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LETTER: Takaya sculpture puts selection process in question

Having viewed Oak Bay’s webpage devoted to the Takaya Reflections project, and having watched their video of the effort to honour the tragic story of Takaya, I agree that much of the impetus around the idea for this commission is lovely, and the art piece seems decently considered.

I do wonder, however, what a proper public competition, rather than private commission tied to a donation, might yield of greater public value. Certainly, council understands already that providing a public location and council endorsement of a piece is a highly valuable commission for any artist, particularly a commission of this scale to memorialize Takaya, who has captured nationwide and even global interest.

There are times when the context requires that our actions be informed by larger circles than our local one, and in my view, this site and commission fall into that category. It is, however, clear that council disagrees with my assessment since the video features the mayor and arts laureate advocating for this particular piece. In awarding such a valuable commission through a non-competitive process, council opens itself up to accusations of cronyism.

As the website makes clear, however, they have already decided on a pre-selected process, so they must have very compelling reasons for preferring a non-public process. I hope they will explain these at the next council meeting. While I appreciate the budgetary considerations, the question seems to come down to either a public process or a sculpture. I do have to wonder whether if this endeavor is worth doing, is it not worth doing in the most upfront way possible, one that will ensure any money spent gets a return of the highest public value? One also never knows where supporting donations may come from if the process were a more public one.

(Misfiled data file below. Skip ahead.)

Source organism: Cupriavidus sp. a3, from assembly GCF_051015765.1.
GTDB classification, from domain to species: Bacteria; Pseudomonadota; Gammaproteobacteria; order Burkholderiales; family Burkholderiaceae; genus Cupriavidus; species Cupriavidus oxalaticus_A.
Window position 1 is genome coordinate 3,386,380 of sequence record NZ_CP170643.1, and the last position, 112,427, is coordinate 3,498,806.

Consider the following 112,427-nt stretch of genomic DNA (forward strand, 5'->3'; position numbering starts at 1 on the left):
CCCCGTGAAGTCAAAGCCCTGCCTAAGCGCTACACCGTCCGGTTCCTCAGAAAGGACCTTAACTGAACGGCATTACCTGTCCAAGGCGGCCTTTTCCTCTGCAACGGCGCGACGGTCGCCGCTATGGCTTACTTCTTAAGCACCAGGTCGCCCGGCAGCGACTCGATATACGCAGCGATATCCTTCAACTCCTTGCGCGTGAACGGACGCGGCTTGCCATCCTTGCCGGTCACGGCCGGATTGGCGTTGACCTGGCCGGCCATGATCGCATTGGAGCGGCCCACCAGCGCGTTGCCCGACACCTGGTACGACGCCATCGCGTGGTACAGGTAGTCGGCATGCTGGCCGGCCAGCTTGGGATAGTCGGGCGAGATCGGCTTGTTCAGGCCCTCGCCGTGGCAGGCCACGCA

I also wonder what, in the fullness of council’s plan, they intend to do in addition to clearing invasives from that area in order to benefit the ecosystem of the park. No matter our endeavor, we should strive to ensure all our cultural investments seek to give more back than they take from the environment. For example, what will council do to ensure that the additional foot traffic – as people are encouraged to interact, look, climb and yell through the sculpture – is highly regulated so as not to harm the sensitive ecology? Will there be an elevated trail to keep people off the meadow? How will council ensure that the rare plants are monitored and are not being trampled? What kinds of ongoing maintenance and restoration is council agreeing to budget for, as the sculpture impacts the area over time (rather than just for the ongoing maintenance of the art piece itself)? I look forward to hearing council’s answers to these concerns.

Kristina Leach

Oak Bay